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    This paper describes the statistical comparison of the results from an experiment with a ‘between user’-design. The first group of participants consists out of novices whereas the second group consists out of experts which have experience in map use and have had training in cartography. The same stimuli (twenty screen maps) are presented in a random order to the participants who have to locate a number of labels on the map image. The participants are asked to indicate when they located a name by a button action, resulting in a time measurement. Furthermore, the participant’s eye movements are registered during the whole test. The combined information reveals a same trend in the time intervals needed to locate the subsequent labels in both user groups. However, the experts are significantly faster in locating the names on the map (P<0.010). The recorded eye movements further confirm and explain this finding: the expert’s fixations are significantly shorter (P<0.001) and can consequently have more fixations per second (P<0.001). This means that an expert can interpret the map content more efficiently and can thus search a larger part of the map in the same amount of time

    Possibilities of eye tracking and EEG integration for visual search on 2D maps

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    This on-going research paper explores (the possibilities to integrate eye tracking (ET) and electroencephalogram (EEG) for cartographic usability research. While ET, on one hand, provides observations and measurements related to gaze movements, EEG, on the other hand, helps to monitor and measure electrical activity occurring at different locations in the brain with a high temporal resolution. Therefore, combining ET and EEG introduces a holistic approach enabling to measure both overt and covert attention, and additionally, may reveal insights on individual’s different strategies of spatial cognition, if there is any. In this context, we introduce the experimental design settings for visual search task on simplified 2D static maps considering expert and novice participants, outlining methodological proposal and possible analyses. The paper mainly discusses the technical and theoretical issues of ET-EEG integration and mentions potential benefits of implementing EEG in cartographic usability research to indicate its value for future studies

    Patterns of US air transport across the economic unevenness of 2003-2013

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    This map summarizes the relative change in activity at 379 airports during the tumultuous economic period that lasted from 2003 to 2013 in the conterminous USA. Rather than treating airports only as individual nodes, the work identifies relative regional spatial change in airport activity based upon the combination of the percentage changes in three factors: departures, passenger levels, and available seats. The geographic results, calculated by kriging, show that the outcome over the period is not spatially uniform. In particular, the map shows that parts of the Rust Belt, Appalachia, and the Intermountain West fared relatively worse while the plains and coasts did somewhat better. The analysis expresses the fact that while footloose in the short-run, long-term adjustments in the airline industry, like those experienced across 2003-2013, did so in a spatially coherent way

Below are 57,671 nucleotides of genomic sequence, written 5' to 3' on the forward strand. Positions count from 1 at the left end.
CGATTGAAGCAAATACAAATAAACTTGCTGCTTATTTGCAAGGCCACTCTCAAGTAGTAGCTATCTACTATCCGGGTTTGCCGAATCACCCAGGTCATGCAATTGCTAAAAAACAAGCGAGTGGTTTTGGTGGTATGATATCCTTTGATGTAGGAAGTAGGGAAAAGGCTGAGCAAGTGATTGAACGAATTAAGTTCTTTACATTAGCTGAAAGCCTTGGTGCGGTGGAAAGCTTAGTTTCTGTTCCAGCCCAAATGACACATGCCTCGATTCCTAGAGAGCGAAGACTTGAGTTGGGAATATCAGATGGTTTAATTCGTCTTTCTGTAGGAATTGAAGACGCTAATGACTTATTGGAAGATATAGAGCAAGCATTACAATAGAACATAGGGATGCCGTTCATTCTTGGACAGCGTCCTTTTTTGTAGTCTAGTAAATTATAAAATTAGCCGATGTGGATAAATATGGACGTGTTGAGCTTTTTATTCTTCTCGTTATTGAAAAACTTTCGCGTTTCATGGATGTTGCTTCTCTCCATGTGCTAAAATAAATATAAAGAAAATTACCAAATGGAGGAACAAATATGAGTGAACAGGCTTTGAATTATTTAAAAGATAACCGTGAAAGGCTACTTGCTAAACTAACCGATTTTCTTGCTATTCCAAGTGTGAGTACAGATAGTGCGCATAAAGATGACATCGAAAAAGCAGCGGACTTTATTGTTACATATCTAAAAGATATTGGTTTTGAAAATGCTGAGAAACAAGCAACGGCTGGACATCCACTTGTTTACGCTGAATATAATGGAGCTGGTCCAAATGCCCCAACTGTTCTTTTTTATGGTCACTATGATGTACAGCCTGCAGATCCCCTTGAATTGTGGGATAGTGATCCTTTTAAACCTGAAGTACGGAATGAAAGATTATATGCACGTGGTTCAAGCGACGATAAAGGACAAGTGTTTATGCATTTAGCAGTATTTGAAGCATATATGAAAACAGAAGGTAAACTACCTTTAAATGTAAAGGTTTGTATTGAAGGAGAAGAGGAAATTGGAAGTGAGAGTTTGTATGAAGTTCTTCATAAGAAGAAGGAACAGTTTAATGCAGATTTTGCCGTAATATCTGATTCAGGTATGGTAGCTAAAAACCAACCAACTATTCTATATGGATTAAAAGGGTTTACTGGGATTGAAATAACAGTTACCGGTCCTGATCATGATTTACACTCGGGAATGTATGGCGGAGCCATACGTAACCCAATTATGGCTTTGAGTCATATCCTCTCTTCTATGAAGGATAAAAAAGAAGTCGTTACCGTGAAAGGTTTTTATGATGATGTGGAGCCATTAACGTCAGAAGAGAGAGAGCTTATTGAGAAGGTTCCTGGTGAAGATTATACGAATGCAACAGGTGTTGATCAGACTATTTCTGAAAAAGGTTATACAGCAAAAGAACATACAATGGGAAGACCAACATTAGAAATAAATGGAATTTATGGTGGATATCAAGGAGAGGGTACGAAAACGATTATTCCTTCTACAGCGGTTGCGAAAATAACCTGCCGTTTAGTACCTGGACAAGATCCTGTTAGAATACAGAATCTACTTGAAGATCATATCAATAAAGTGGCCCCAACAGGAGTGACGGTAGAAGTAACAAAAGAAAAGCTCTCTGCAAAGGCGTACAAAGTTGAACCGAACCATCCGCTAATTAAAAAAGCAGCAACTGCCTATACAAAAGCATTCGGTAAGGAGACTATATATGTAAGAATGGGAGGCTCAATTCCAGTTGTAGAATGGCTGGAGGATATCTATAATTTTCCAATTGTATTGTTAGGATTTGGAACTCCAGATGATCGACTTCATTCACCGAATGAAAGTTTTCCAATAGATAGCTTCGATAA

Visual analytics on eye movement data reveal search patterns on dynamic and interactive maps

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    In this paper the results of a visual analytics approach on eye movement data are described which allows detecting underlying patterns in the scanpaths of the user’s during a visual search on a map. These patterns give insights in the user his cognitive processes or his mental map while working with interactive maps

    Listen to the map user : cognition, memory, and expertise

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    This paper aims to extend current research regarding map users' cognitive processes while working with screen maps. The described experiment investigates how (expert and novice) map users retrieve information from memory that was previously gathered from screen maps. A user study was conducted in which participants had to draw a map from memory. During this task, they were instructed to say out loud every thought that came into mind. Both user groups addressed the same general cognitive structures and processes to solve the task at hand. However, the experts' background knowledge facilitated the retrieval process and allowed them to derive extra information through deductive reasoning. The novices used more descriptive terms instead of naming the objects and could remember less, and less detailed map elements